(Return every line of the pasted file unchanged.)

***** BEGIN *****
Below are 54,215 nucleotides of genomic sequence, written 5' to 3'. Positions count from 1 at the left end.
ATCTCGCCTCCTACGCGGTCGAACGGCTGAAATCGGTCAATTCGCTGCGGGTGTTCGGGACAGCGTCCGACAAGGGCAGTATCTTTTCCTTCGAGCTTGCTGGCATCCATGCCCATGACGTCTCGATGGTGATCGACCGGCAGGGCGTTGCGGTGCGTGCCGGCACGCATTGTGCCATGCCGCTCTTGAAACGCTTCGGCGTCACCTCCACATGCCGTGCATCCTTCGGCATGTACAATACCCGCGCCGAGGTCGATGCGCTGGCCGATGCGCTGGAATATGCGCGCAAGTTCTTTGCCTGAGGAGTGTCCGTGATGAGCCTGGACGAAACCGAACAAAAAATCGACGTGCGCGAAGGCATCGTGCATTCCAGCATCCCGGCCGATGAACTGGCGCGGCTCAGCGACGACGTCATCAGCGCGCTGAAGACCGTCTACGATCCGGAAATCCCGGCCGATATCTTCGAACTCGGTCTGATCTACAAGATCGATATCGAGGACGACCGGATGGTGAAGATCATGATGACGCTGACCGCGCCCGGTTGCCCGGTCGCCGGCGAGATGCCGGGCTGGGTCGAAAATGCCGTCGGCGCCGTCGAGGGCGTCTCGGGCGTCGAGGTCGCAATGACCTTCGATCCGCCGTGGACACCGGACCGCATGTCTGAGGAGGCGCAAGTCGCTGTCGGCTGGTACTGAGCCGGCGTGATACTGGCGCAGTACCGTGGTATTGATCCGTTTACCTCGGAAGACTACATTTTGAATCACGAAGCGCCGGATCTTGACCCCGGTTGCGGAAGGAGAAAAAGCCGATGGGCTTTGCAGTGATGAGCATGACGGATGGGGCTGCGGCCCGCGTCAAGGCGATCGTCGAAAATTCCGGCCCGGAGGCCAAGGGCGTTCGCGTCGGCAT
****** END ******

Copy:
Below are 54,215 nucleotides of genomic sequence, written 5' to 3'. Positions count from 1 at the left end.
ATCTCGCCTCCTACGCGGTCGAACGGCTGAAATCGGTCAATTCGCTGCGGGTGTTCGGGACAGCGTCCGACAAGGGCAGTATCTTTTCCTTCGAGCTTGCTGGCATCCATGCCCATGACGTCTCGATGGTGATCGACCGGCAGGGCGTTGCGGTGCGTGCCGGCACGCATTGTGCCATGCCGCTCTTGAAACGCTTCGGCGTCACCTCCACATGCCGTGCATCCTTCGGCATGTACAATACCCGCGCCGAGGTCGATGCGCTGGCCGATGCGCTGGAATATGCGCGCAAGTTCTTTGCCTGAGGAGTGTCCGTGATGAGCCTGGACGAAACCGAACAAAAAATCGACGTGCGCGAAGGCATCGTGCATTCCAGCATCCCGGCCGATGAACTGGCGCGGCTCAGCGACGACGTCATCAGCGCGCTGAAGACCGTCTACGATCCGGAAATCCCGGCCGATATCTTCGAACTCGGTCTGATCTACAAGATCGATATCGAGGACGACCGGATGGTGAAGATCATGATGACGCTGACCGCGCCCGGTTGCCCGGTCGCCGGCGAGATGCCGGGCTGGGTCGAAAATGCCGTCGGCGCCGTCGAGGGCGTCTCGGGCGTCGAGGTCGCAATGACCTTCGATCCGCCGTGGACACCGGACCGCATGTCTGAGGAGGCGCAAGTCGCTGTCGGCTGGTACTGAGCCGGCGTGATACTGGCGCAGTACCGTGGTATTGATCCGTTTACCTCGGAAGACTACATTTTGAATCACGAAGCGCCGGATCTTGACCCCGGTTGCGGAAGGAGAAAAAGCCGATGGGCTTTGCAGTGATGAGCATGACGGATGGGGCTGCGGCCCGCGTCAAGGCGATCGTCGAAAATTCCGGCCCGGAGGCCAAGGGCGTTCGCGTCGGCAT